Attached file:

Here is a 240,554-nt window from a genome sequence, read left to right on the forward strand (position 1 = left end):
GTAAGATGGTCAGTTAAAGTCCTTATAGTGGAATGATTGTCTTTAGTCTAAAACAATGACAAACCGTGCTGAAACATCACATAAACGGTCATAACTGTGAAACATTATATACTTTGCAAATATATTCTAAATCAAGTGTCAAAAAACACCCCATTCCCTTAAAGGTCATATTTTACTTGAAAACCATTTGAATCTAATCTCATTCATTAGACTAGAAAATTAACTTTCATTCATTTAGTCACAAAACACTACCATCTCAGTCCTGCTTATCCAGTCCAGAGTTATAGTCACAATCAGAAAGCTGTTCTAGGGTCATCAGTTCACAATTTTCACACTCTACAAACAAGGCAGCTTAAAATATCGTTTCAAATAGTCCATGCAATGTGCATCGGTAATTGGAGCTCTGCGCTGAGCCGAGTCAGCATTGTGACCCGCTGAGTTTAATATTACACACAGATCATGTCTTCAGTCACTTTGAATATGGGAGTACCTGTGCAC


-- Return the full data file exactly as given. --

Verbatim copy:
Here is a 240,554-nt window from a genome sequence, read left to right on the forward strand (position 1 = left end):
GTAAGATGGTCAGTTAAAGTCCTTATAGTGGAATGATTGTCTTTAGTCTAAAACAATGACAAACCGTGCTGAAACATCACATAAACGGTCATAACTGTGAAACATTATATACTTTGCAAATATATTCTAAATCAAGTGTCAAAAAACACCCCATTCCCTTAAAGGTCATATTTTACTTGAAAACCATTTGAATCTAATCTCATTCATTAGACTAGAAAATTAACTTTCATTCATTTAGTCACAAAACACTACCATCTCAGTCCTGCTTATCCAGTCCAGAGTTATAGTCACAATCAGAAAGCTGTTCTAGGGTCATCAGTTCACAATTTTCACACTCTACAAACAAGGCAGCTTAAAATATCGTTTCAAATAGTCCATGCAATGTGCATCGGTAATTGGAGCTCTGCGCTGAGCCGAGTCAGCATTGTGACCCGCTGAGTTTAATATTACACACAGATCATGTCTTCAGTCACTTTGAATATGGGAGTACCTGTGCAC